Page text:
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Zeiss Loxia 85mm f/2.4 Arriving for Testing

Zeiss Loxia 85mm f/2.4 Sonnar

See my Sony mirrorless wish list and other wish lists at B&H Photo.

Get the new Zeiss Loxia 85mm f/2.4 Sonnar at B&H Photo.

See my post dicussing the announcement of the Zeiss Loxia 85mm f/2.4 Sonnar.

A Loxia 85/2.4 review sample arrives tomorrow (Nov 10), courtesy of Zeiss USA. The Zeiss Loxia 85mm f/2.4 fills out the Loxia lens lineup, which now covers 21mm, 35mm, 50mm and 85mm.

I might take off for some late season mountain shooting for a few days. I am particularly interested in whether the Loxia 85/2.4 makes a good focus stacking lens, given how shallow depth of field at 85mm can be.

While not small, the 595g weight of the Loxia 85/2.4 is a lot more approachable than the ~1200 grams of its Zeiss Milvus 85mm f/1.4 or Otus 85mm f/1.4 APO-Planar DSLR cousins, thus for field use it has considerable appeal. But of course the proper comparison is to the Zeiss Batis 85mm f/1.8, since it is most comparable in lens speed and its weight is even lower (475g). Or the Sony 85/1.4 GM, but it is very large by comparison.

The Loxia 85/2.4 is a an exciting lens for Sony shooters because it is close to Otus-grade performance, yet native-mount for Sony in a relatively compact package. With a 2 or 3 frame focus stack, I’d bet that many outdoor images can be made that will be jaw dropping in detail—I’m sure looking forward to a 70 megapixel Sony of some sort.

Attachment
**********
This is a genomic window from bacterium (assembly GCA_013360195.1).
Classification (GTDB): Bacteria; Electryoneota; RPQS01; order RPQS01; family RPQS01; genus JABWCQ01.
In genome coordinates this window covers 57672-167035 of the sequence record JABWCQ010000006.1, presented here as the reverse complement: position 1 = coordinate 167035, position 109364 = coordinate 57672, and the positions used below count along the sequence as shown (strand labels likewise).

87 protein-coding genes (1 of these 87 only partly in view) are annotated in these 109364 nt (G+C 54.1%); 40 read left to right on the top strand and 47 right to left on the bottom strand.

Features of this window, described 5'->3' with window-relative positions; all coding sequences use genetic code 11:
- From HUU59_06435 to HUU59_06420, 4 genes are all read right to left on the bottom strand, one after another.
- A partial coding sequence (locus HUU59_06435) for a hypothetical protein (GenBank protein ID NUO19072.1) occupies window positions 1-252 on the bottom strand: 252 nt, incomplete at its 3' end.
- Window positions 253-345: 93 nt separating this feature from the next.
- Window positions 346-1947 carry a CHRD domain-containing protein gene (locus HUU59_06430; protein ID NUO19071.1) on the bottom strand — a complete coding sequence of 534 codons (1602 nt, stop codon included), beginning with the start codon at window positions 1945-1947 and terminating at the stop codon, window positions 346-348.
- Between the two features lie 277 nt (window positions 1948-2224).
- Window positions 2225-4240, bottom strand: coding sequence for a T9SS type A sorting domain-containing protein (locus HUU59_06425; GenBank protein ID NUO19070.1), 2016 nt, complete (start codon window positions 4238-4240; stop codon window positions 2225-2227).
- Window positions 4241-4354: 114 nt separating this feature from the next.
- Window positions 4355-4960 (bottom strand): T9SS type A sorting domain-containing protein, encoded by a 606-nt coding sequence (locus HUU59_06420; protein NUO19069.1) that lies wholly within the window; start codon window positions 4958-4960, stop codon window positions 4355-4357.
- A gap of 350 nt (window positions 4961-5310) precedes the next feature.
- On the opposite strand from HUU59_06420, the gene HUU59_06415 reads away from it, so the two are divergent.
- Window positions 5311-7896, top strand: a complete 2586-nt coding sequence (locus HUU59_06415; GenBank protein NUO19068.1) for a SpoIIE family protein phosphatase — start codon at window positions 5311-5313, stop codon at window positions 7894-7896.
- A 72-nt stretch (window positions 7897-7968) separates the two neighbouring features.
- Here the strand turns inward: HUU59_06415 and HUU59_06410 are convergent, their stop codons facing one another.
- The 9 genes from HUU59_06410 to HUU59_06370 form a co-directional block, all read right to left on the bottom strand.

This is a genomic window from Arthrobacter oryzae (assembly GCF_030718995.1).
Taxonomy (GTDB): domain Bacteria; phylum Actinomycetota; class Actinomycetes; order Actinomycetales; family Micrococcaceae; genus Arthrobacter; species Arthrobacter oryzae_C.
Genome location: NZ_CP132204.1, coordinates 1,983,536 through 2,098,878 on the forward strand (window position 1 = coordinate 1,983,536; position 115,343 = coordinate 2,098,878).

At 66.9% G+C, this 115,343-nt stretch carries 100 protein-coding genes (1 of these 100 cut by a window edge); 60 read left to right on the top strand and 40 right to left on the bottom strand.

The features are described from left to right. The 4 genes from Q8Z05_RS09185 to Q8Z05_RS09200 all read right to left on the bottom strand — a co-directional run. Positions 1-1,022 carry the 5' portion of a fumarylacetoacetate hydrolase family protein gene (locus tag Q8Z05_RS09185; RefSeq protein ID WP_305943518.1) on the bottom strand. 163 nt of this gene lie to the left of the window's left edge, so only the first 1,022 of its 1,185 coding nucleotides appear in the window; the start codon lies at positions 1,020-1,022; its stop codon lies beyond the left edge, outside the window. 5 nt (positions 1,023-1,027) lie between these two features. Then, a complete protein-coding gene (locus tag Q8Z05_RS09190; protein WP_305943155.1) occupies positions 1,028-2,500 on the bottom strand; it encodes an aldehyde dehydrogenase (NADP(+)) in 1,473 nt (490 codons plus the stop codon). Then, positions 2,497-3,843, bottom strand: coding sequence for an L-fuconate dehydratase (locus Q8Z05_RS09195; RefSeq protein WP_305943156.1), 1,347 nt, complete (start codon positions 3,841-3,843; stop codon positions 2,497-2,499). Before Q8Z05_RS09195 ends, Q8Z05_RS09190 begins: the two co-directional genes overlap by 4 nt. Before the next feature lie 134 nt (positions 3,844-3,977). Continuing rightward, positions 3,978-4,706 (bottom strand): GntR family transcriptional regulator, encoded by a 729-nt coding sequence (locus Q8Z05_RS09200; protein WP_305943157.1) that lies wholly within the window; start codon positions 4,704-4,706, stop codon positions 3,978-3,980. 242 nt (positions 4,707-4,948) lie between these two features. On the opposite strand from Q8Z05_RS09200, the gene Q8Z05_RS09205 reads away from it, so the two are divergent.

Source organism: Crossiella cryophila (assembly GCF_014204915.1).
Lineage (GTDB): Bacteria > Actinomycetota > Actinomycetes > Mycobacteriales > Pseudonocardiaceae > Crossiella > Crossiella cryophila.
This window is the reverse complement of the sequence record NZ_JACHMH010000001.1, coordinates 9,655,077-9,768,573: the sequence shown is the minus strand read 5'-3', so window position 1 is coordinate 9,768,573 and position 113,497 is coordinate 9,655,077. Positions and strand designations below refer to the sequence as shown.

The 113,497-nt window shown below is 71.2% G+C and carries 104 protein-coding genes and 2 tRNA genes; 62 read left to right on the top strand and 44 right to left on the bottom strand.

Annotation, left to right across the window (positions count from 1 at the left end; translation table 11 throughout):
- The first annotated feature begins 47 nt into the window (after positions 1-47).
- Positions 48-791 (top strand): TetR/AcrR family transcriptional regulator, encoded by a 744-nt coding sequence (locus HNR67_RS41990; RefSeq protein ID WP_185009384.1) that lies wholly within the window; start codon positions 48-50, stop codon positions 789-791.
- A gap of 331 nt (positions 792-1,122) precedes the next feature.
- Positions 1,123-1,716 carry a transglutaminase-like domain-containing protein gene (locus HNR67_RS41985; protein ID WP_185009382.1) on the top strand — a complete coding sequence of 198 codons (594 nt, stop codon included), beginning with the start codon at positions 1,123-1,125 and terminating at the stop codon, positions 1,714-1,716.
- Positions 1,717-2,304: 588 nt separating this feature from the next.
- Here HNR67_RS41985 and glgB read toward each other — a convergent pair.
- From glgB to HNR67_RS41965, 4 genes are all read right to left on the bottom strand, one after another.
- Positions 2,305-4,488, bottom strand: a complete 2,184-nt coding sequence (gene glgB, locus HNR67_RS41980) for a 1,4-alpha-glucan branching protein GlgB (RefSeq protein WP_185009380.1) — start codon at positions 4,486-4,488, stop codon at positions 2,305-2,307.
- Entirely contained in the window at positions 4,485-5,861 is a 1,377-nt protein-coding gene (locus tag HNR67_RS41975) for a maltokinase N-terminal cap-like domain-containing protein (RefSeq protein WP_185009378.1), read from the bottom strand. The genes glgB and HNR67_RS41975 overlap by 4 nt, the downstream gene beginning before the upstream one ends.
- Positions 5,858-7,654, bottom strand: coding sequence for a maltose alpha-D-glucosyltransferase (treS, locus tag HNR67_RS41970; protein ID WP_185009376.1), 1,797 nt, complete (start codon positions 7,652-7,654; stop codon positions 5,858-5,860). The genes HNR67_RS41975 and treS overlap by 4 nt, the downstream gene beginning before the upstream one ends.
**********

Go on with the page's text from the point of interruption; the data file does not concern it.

While Zeiss calls out the Loxia 85/2.4 as being particularly well-suited for portraiture, I beg to disagree in part: this will certainly be true in an optical sense, but it’s extremely difficult to focus on the iris of the eye with manual focus. Even with perfect technique, no photographer or subject avoids the unavoidable movement of a millimeter or two between focusing and exposing—enough to blur the iris of the eye slightly. Users are better off shooting portraits with an autofocus lens like the excellent Sony 85mm f/1.4 GM or the Zeiss Batis 85mm f/1.8.

The manual focus argument is problematic for two reasons on the Sony A7R II: first, because the all-manual aperture must be opened to focus then closed to shoot (at least if shooting stoppe down past f/4), let alone the need to focus at high magnification for consistently accurate focus. This is just a contorted process for fast shooting.

Horses for courses and it’s not a hammer just because the nail is the number 85. But of course I’ll be shooting some portraits with it, that is if I can get any of my teenage daughters to pose (and it now seems to take money to make it happen, LOL).

Zeiss Loxia 85mm f/2.4 Sonnar
Durable and fast, up to 1800MB/s
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